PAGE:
Descriptors: Stress, mechanical; Artificial eye; Acrylic resins.
The goal of prosthetic eyes is to repair losses or deformities of the eyeball by using aloplastic material to recover facial esthetics,1,2 protect the anophthalmic cavity, restore the lachrymal direction, and prevent accumulation of this fluid in the cavity.3 The material used for fabricating prosthetic eyes must meet the necessary requirements in order to provide adequate adaptation and biocompatibility. It is important for professionals to understand the mechanical properties of the material in order for the prosthesis to be successfully made, inserted and used.1
The mechanical properties are defined by mechanical laws, that is, the physical science that deals with energy, forces and their effects on specimens.4 Flexural strength is a property that assures that the prosthesis will perform the functions for which it was designed in an adequate and safe manner, for a reasonable period of time.4 The ISO 1567 standard (1999)5 indicates that the flexural strength for acrylic resins, either conventionally heat-cured in water or cured by microwave energy, must not be below 65 MPa.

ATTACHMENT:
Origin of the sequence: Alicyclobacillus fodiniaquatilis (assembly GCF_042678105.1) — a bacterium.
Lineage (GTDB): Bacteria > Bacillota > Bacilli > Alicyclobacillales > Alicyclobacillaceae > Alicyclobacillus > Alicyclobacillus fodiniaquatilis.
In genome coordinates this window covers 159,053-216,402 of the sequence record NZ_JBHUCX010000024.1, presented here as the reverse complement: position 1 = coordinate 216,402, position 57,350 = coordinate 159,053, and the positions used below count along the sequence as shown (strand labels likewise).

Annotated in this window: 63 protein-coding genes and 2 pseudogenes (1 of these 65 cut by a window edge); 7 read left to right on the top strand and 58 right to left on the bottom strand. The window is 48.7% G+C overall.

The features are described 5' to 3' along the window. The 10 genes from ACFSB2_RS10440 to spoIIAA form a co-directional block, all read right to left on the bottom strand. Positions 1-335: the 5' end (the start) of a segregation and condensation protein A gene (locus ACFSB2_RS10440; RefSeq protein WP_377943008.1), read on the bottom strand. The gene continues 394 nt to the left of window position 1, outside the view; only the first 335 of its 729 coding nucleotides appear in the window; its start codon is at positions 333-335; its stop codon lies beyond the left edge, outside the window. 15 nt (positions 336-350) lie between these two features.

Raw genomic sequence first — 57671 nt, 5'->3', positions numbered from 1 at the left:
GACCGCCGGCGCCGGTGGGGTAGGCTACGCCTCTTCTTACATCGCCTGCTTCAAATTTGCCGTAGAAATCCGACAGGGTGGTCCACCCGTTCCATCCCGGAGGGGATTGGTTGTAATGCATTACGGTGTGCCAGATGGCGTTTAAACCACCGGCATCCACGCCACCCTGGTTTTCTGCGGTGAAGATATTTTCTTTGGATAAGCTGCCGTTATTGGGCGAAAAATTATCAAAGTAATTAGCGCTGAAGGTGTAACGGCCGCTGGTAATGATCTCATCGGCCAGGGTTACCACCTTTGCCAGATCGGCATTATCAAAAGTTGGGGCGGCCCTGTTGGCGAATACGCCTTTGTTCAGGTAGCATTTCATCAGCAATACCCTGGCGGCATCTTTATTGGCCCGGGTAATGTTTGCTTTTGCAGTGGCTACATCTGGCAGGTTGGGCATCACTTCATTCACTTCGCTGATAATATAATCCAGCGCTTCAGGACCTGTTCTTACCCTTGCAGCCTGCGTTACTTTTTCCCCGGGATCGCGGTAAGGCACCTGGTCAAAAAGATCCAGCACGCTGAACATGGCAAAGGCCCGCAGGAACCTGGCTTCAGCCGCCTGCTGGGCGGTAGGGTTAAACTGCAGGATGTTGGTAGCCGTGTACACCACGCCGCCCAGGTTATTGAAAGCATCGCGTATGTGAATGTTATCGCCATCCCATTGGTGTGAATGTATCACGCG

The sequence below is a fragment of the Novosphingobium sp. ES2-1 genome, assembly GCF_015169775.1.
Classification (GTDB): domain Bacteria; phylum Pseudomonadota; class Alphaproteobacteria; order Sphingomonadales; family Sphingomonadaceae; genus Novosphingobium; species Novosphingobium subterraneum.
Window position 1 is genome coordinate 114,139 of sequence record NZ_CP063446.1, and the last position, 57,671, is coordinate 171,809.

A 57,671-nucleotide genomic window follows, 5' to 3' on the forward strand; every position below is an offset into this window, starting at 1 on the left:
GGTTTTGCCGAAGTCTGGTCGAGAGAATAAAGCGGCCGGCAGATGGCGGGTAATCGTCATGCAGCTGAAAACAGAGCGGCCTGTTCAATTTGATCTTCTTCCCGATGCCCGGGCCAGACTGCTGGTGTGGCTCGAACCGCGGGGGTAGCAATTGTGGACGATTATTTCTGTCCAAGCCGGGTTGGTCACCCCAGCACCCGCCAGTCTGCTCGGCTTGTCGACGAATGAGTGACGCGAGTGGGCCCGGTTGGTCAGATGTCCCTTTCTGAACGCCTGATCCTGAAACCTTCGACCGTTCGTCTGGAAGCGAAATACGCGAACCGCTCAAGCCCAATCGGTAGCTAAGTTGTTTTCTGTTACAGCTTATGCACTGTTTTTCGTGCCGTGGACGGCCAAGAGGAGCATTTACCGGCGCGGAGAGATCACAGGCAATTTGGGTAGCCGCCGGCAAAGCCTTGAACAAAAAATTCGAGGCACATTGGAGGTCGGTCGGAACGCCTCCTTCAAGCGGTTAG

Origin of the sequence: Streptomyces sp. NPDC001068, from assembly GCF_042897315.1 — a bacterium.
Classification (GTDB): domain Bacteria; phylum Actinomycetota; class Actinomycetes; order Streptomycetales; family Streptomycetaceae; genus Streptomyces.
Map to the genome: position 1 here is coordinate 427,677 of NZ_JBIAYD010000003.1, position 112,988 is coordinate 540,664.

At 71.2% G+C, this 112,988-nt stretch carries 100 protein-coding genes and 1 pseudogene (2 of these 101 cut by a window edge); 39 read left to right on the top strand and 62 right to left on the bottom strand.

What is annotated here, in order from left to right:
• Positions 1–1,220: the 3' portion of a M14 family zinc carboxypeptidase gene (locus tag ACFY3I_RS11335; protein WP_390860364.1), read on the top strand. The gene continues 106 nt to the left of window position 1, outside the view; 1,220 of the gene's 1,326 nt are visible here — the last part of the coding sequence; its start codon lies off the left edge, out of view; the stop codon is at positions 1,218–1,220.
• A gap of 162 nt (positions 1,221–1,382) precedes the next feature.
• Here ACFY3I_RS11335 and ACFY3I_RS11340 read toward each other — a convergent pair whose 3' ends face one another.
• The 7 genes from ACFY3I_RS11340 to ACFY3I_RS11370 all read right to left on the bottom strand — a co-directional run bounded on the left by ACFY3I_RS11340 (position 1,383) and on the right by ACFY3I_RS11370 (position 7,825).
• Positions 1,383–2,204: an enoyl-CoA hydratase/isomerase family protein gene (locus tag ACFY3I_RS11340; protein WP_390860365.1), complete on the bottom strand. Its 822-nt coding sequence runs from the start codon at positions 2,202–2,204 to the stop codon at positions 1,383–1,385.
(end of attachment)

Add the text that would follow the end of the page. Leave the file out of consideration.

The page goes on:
Acrylic resins must be characterized in order to display an increased naturalness of prostheses. The addition of acrylic fibers or acrylic stains did not affect the flexural strength of a microwave-cured acrylic resin.6
Azzarri et al.7 (2003) affirmed that the curing processes of acrylic resins have been modified to improve the mechanical properties of these materials. Microwave energy offers advantages, such as a reduction in cure time and achievement of the plastic phase, greater homogeneity of the mixture and excellent prosthetic adaptation.7 The aim of this study was to assess the flexural strength of two acrylic resins used to obtain artificial eyes, as a function of curing.
Material and Methods